ADB supported human capital development through a $139-million loan to help commercialize research and development and improve start-up success at four science and technology parks in Indonesia. ADB also made an equity investment of $12.2 million, as part of PT Jayamas Medica Industri (OneMed)’s initial public offering, to help expand the availability of affordable medical equipment and supplies, and strengthen the resilience of the healthcare system in Indonesia.
Nonsovereign operations. Total outstanding balances and undisbursed commitments of ADB’s nonsovereign transactions in Indonesia as of 31 December 2022 was $1.22 billion representing 9.5% of ADB’s total private sector portfolio.
Operational challenges. Indonesia’s economy showed strong signs of recovery in 2022. However, a possible global economic slowdown, monetary tightening, and the continued impact of the Russian invasion of Ukraine could create uncertainty for policy makers in 2023. ADB will monitor this situation closely to deliver the necessary support.
Project processing and implementation continue to face systemic challenges surrounding project readiness, procurement process and regulations, and safeguard documents, as well as workplans and budgets. The prolonged movement restrictions related to the pandemic also impacted operations in the early part of 2022. To increase project readiness and enhance portfolio performance, ADB continues to support the Government of Indonesia through technical assistance and capacity building activities related to procurement, safeguards, gender, financial management, and other relevant areas.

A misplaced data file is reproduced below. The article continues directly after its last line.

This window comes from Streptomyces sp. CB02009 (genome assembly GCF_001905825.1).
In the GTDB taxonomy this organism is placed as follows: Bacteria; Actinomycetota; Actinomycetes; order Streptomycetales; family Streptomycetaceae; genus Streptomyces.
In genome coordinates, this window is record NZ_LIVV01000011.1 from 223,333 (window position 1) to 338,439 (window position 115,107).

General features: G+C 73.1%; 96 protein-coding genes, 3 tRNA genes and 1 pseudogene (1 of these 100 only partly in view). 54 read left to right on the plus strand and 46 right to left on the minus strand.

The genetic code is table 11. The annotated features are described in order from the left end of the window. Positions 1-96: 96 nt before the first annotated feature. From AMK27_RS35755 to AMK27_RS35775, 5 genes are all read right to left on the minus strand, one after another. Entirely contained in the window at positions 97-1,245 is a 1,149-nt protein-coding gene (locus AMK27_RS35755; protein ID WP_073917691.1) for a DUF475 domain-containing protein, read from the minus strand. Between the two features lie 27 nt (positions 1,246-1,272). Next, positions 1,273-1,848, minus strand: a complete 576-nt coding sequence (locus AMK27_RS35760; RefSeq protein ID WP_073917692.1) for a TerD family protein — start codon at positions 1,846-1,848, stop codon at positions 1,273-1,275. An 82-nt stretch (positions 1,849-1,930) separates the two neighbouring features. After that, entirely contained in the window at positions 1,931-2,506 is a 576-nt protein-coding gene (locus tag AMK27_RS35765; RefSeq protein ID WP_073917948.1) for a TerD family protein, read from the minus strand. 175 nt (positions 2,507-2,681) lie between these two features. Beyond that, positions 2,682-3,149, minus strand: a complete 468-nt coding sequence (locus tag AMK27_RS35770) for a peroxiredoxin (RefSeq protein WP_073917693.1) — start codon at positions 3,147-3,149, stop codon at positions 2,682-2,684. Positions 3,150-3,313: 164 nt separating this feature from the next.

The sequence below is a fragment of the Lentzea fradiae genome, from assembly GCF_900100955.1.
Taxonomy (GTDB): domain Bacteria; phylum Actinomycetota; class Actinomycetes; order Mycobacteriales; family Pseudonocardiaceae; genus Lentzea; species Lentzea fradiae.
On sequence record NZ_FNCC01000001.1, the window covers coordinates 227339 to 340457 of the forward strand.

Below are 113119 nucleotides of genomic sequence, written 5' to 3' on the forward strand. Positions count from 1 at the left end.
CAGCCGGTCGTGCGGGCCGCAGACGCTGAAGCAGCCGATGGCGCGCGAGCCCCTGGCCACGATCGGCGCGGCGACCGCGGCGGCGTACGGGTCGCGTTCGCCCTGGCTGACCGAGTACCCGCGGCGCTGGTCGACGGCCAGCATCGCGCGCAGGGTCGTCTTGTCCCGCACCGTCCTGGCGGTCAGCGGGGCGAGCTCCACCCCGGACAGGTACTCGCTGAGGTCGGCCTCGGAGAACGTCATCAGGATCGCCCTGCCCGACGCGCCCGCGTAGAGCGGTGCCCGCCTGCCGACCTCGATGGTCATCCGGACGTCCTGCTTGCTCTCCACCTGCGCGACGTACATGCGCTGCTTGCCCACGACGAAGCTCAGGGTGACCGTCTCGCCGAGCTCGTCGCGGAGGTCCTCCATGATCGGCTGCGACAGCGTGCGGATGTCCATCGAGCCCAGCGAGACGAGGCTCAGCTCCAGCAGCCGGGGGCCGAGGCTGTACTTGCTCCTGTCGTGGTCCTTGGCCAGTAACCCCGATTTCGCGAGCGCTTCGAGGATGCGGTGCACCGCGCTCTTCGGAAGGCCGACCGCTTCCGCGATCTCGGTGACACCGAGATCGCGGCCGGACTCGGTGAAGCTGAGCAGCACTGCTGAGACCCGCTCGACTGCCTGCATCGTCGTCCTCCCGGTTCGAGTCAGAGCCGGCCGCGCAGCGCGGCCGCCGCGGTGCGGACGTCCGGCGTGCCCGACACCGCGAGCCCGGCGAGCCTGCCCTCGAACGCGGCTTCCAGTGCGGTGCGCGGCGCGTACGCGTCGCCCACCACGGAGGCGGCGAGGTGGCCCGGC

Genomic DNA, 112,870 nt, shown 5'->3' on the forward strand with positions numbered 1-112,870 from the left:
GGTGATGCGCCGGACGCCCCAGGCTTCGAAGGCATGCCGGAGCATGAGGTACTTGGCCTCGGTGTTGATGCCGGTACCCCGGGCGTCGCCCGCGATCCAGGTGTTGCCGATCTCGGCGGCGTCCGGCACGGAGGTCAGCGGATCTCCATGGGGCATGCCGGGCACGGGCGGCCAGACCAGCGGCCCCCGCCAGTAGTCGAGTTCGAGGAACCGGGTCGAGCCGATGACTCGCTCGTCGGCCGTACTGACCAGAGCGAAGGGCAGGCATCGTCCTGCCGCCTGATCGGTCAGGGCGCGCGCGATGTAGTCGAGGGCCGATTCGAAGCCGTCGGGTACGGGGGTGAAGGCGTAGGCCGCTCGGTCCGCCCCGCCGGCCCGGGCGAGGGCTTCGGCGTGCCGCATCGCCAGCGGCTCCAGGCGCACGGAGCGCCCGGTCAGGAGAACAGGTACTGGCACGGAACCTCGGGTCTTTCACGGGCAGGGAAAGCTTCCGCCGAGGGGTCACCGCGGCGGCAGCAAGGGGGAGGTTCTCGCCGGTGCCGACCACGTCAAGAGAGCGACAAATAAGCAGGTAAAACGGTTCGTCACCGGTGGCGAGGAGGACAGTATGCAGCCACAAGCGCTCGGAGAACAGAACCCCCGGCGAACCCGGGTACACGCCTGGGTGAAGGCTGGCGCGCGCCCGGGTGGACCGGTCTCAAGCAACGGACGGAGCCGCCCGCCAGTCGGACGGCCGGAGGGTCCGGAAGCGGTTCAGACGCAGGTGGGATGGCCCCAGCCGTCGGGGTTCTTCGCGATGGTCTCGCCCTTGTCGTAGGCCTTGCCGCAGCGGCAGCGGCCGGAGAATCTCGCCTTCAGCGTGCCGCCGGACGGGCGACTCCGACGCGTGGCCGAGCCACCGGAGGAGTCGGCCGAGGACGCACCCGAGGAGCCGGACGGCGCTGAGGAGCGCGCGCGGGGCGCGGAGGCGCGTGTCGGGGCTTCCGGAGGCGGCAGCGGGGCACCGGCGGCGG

ADB supported Indonesia’s G20 presidency through events and knowledge products on areas such as energy transition, food security, and gender inclusion. The Indonesia Development Talk webinar series has enabled discussions with the government, civil society, academe, and the private sector on topics ranging from foreign direct investment to child nutrition.
ADB released several studies including Unlocking the Economic and Social Value of State-Owned Enterprises, which explores SOEs’ prominent economic and social role in the country and explains how further reforms can unlock their commercial and developmental potential. Modernizing Local Government Taxation in Indonesia presents the challenges and achievements of a tax project to help subnational governments boost local-source tax revenues; and Building Resilience of the Urban Poor in Indonesia identifies climate resilience solutions for poor people in urban areas.